A memo, or memorandum, is a brief written message that is usually photocopied and distributed to employees.  A memo can serve almost any communication purpose. A memo should be specific and to the point.  The key message should be found in the first paragraph. A memo’s format should contain these five elements:

  • Date
  • To:
  • From:
  • Subject
  • Message

Letters are not obsolete! Although e-mail is pervasive in today’s society, letter writing is a commonly thought of as a more formal or official type of communication.  As a PR professional, there are two types of letters we use:

  • Personal letters are written to a specific individual establishing dialogue between the sender and receiver.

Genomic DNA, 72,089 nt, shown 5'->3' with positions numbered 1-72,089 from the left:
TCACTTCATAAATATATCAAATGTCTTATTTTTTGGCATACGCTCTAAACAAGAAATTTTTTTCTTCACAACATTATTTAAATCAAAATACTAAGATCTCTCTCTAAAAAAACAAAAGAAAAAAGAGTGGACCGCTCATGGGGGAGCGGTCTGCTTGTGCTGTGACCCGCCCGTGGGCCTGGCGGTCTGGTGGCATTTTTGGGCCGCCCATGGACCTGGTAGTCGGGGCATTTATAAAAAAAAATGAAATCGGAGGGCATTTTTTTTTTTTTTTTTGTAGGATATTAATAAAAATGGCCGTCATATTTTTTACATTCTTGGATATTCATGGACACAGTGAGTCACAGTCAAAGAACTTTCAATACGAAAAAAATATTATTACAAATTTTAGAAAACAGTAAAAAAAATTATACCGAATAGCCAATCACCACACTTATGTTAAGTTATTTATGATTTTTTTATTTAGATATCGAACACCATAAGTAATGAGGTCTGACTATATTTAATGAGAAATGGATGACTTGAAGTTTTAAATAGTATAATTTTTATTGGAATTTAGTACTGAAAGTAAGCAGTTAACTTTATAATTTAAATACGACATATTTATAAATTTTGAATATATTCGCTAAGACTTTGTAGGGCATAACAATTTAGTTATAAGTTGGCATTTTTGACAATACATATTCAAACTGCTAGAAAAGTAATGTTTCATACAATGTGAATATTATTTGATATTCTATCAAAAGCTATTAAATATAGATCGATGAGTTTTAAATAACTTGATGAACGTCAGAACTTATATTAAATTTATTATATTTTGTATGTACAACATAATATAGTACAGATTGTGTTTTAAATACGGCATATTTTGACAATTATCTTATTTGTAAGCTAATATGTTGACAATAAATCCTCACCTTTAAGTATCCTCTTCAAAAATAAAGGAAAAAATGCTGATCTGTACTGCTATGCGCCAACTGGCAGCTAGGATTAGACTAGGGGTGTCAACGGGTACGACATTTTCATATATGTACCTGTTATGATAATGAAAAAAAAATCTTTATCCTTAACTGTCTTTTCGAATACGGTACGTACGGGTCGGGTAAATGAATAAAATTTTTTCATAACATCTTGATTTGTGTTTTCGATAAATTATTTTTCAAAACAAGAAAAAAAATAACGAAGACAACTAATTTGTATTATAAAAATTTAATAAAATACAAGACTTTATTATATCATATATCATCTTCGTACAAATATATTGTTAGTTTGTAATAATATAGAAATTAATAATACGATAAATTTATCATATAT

• Form letters are less personal letters are sent to large numbers of people concerning a specific issue, usually business related.

Letters can be written to ask information, give information, motivate, answer complaints, soothe or arouse, warn, admit or deny.  Letters carry just about any type of message.

Public relations firms usually acquire new business through the preparation of a proposal offering services to individuals or organizations.  Proposals usually include:

  • Background information
  • Client’s situation
  • Goals and objectives
  • Key messages
  • Basic strategies
  • General timeline of activities
  • Proposed budget
  • How success will be measured
  • Adescription of the team that will handle the account
  • Summary of why the firm should be chosen for the job.

Proposals should follow a logical and well organized format.  They are prepared to convince management to make a decision about  a contact or approve money and resources for a project.

Chapter 12